One can see how Gödel’s the­o­rems ap­ply to the sculp­tures at Chiaroscuro, which in­cor­po­rate twoway mir­rors to cre­ate per­cep­tual il­lu­sions, call­ing into ques­tion the no­tion of a sculp­ture as fixed ob­ject. For in­stance, in his As the Stom­ach Bleeds, a twist­ing, in­testi­nal form made from cylin­dri­cal bars of steel held to­gether by mag­nets, panes of mir­rored glass are set at var­i­ous points, an­gled to give the sense that the sculp­ture ex­tends into the space sur­round­ing it.

The sculp­ture thus ap­pears to twist and turn in ways in which it ac­tu­ally doesn’t. Hamil­ton is call­ing at­ten­tion to the un­cer­tainty with which we per­ceive the world around us.

Field Study, also on view, uses mir­rors that face each other, form­ing two sides of an in­com­plete box. A hor­i­zon­tal steel bar, bi­sected at its mid­point, where an erup­tion of mag­netic ink is weirdly fixed in space, rests be­tween the panes of glass and ap­pears to ex­tend in­fin­itely in ei­ther di­rec­tion. Hamil­ton is cap­i­tal­iz­ing on the fact that two fac­ing mir­rors will re­flect one another im­mea­sur­ably. It’s a sim­ple but ef­fec­tive trick, and one he also em­ploys for a sculp­ture called Up Is Down. Hamil­ton con­structed a scaf­fold for Up Is Down that ex­tends from floor to ceil­ing with a mir­ror set above it and another mir­ror be­low. Again, the struc­ture ap­pears to keep go­ing in both di­rec­tions. “As struc­tures go higher they usu­ally also go deeper, if they’re go­ing to be durable,” he said.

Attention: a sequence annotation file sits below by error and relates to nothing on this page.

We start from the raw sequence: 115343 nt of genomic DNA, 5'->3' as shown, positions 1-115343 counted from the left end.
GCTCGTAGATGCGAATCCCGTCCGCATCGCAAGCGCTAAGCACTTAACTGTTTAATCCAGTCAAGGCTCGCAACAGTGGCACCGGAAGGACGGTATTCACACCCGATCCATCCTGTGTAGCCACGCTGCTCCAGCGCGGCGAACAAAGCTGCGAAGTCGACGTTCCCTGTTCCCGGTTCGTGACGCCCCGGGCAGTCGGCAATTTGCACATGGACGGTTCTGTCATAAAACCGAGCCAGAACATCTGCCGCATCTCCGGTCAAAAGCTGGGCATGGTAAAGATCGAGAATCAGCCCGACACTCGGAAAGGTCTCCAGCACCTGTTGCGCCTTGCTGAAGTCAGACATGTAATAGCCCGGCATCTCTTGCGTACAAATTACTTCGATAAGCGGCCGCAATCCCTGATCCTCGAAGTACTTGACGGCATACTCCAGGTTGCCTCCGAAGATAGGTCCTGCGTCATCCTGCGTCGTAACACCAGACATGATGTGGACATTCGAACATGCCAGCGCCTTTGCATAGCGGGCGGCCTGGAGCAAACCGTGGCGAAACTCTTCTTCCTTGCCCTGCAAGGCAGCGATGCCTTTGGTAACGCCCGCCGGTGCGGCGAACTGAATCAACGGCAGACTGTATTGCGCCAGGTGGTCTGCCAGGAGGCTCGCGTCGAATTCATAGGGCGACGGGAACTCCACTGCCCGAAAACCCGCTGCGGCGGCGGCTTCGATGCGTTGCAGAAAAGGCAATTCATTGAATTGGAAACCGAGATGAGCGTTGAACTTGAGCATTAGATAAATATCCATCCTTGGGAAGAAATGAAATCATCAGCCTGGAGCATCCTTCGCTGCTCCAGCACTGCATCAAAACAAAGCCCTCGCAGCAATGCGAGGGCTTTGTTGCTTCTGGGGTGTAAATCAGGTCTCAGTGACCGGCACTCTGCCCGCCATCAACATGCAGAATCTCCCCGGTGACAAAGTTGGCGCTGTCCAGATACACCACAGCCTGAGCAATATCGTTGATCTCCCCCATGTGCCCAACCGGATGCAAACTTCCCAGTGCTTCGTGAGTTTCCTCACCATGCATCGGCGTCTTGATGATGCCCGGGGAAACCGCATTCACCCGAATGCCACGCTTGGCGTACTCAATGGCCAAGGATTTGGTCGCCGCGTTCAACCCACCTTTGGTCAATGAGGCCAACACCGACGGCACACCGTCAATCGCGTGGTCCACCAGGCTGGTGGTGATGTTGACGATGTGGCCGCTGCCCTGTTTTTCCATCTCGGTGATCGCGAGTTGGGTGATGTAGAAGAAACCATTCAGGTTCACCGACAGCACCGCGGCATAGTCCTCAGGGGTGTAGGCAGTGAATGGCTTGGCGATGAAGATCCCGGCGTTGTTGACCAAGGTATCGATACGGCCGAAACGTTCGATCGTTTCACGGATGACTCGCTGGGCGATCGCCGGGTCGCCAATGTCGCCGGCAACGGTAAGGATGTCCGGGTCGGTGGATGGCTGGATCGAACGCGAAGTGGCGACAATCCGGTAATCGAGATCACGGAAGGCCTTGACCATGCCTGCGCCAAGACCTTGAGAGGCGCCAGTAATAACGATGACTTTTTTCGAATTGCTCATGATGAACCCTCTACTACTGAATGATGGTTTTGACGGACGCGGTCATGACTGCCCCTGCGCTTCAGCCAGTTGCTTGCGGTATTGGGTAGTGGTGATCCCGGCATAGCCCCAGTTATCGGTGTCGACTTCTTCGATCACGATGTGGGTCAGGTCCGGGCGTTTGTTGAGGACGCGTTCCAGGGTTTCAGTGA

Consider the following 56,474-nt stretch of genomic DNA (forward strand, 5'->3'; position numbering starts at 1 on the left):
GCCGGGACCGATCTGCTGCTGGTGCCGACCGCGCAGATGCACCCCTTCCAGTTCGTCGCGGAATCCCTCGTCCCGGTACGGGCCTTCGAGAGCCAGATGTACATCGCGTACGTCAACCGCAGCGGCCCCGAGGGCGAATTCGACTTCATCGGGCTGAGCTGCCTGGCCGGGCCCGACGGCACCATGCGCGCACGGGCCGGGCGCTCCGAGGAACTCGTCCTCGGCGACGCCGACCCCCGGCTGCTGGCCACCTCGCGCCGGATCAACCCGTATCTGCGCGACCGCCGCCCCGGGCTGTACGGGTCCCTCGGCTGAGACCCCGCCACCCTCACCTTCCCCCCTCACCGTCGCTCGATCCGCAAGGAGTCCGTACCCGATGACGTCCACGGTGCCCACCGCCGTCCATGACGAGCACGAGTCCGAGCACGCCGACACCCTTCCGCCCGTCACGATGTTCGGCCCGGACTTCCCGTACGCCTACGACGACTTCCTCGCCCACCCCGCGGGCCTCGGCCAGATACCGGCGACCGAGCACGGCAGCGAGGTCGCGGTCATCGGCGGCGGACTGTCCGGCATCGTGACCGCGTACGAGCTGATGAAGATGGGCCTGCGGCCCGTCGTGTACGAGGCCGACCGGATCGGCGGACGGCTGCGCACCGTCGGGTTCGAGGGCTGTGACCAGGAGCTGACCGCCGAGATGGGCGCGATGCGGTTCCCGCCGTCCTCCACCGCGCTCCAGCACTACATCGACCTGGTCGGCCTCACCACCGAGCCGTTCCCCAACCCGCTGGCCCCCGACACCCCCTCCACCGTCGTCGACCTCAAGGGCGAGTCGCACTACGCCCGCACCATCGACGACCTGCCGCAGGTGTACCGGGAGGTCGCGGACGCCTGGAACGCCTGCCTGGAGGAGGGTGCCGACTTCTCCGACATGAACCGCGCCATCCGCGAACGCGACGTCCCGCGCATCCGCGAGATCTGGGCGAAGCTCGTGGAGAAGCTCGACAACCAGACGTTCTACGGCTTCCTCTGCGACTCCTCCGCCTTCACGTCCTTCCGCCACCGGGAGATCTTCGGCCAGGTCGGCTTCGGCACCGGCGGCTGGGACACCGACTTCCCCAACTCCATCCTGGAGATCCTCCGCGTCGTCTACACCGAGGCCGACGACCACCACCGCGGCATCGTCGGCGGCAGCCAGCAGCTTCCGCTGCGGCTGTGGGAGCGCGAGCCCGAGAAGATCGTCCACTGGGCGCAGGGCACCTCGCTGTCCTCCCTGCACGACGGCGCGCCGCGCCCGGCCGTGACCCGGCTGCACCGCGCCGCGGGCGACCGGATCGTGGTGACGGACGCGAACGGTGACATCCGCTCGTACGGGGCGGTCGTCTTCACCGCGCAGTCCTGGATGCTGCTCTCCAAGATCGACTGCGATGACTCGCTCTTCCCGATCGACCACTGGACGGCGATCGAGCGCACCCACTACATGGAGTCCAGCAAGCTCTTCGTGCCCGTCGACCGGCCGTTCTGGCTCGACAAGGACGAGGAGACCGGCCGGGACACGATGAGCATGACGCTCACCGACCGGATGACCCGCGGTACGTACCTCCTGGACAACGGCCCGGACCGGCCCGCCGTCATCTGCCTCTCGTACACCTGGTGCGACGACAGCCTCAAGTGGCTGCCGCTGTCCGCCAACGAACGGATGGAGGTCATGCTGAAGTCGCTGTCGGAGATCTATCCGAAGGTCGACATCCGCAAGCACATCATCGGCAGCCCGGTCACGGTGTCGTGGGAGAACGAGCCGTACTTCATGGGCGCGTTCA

The fac­ing mir­rors in Up Is Down, Field Study, and other works in the show present the viewer with an in­ter­est­ing prob­lem: In the­ory, the two mir­rors re­flect each other in­ter­minably, but your head gets in the way, pre­vent­ing a full ob­ser­va­tion of this phe­nom­e­non. As an ob­server stand­ing off to one side of a given sculp­ture rather than be­tween its two re­flec­tive sur­faces, how­ever, you glimpse enough of the end­less it­er­a­tions of the space it oc­cu­pies to get a sense of its vast — but phan­tom — scale. “You’re this out­side ob­server of this space that ex­ists in light and ex­ists in sense but phys­i­cally doesn’t ex­ist,” Hamil­ton said. Inspired, per­haps, by Gödel’s con­tention that the lim­its of knowl­edge pre­vent us from grasp­ing the ab­so­lute, you can see the sculp­ture’s de­ter­mi­nate end depend­ing on the an­gle from which you view it, but never di­rectly ob­serve the ex­tent of the il­lu­sory space cre­ated by the mir­rors. If you could be in­side and out­side of the mir­rored space si­mul­ta­ne­ously (and if you could get your own head out of the way of the re­flec­tions), the piece would ap­pear fi­nite and in­fi­nite at the same time.